Yesterday, I watched Canadian freestyle skier Alex Bilodeau, 26, win the gold at Sochi. The camera panned to his brother, Frederic, wildly cheering him on, joy and pride beaming out of him. Soon, Alex had pulled Frederic over the security barrier and they hugged. Alex dedicated his gold medal to his big brother.
Frederic has cerebral palsy. It’s legendary by now that he has inspired his brother throughout his career, most famously when Alex won gold in Vancouver. As Alex told reporters, “Whatever I do in my life, my brother is my real inspiration. Just like you or I, he has dreams and most of them are not realizable to him…. Every day I feel very lucky to be a normal person that has the chance to go after his dreams. He does not have that chance. And for respect to him, I need to go after that. With his motivation he would be four-time Olympic champion…. He lives his dreams through me.”
I cried when I watched the brothers hug. And then, I cringed a little when Alex spoke. As much genuine brotherly love as there was, what he said emphasized the “dis” part of his brother’s disability. This is the opposite of what I wish for my son, Max, who has cerebral palsy: I want the world to see his abilities.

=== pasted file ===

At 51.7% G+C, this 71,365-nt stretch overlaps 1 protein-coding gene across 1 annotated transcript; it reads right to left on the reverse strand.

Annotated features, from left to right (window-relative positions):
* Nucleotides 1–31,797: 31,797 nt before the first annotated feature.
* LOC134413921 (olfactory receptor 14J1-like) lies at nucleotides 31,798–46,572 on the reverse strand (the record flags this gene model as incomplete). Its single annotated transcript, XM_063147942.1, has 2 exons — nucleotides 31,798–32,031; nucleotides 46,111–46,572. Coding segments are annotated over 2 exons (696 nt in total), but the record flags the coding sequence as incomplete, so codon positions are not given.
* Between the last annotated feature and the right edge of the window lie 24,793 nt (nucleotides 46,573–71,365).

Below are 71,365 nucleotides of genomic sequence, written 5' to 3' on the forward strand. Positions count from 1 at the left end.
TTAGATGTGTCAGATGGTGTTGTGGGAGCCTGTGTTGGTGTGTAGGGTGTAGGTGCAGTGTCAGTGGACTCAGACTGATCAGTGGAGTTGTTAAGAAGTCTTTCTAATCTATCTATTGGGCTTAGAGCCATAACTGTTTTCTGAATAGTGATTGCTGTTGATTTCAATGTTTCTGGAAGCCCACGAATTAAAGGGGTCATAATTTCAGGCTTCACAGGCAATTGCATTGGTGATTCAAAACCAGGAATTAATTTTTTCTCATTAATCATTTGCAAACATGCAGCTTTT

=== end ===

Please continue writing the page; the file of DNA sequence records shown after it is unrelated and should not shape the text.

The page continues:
When we are around other kids and they ask why Max doesn’t speak like they do, I’ll explain that he does communicate, just in his own way. If his iPad and speech app are handy, Max can show them how he uses it to voice his thoughts. When other kids in the neighborhood have asked why Max can’t skateboard, I’ll say his muscles aren’t yet up to it—but then I’ll point out that he rides his bike really fast. Sometimes, they’ve had races.
People are so used to looking at kids like Max and feeling bad for them. I don’t want the pity; that does Max no good. In fact, it further impairs him. I feel it’s my job, as Max’s mom (and senior publicist), to show the world what he can do.
In a video NBC aired, Alex tears up as he says that if his brother weren’t “handicapped,” he probably would be an Olympic champion—the two used to ski together as kids. Their mother speaks of Frederic’s joy for life. And yet, it is so clear Frederic has ability. He plays chess with his brother. He’s selling his art to benefit the Quebec Cerebral Palsy association.
This mourning of a brother who will never win Olympic gold gets to me. Heck, how many bazillions of people who don’t have disability lack that kind of athletic prowess? How many people are ever Olympic champions? Only a very, very select few.
The entire world has warmed to a story about two brothers, one whose amazing skiing is powered by a brother who will never achieve that. I love that Alex and Frederic have the relationship they do. But I wish this were another story: About two brothers who each have their own special abilities.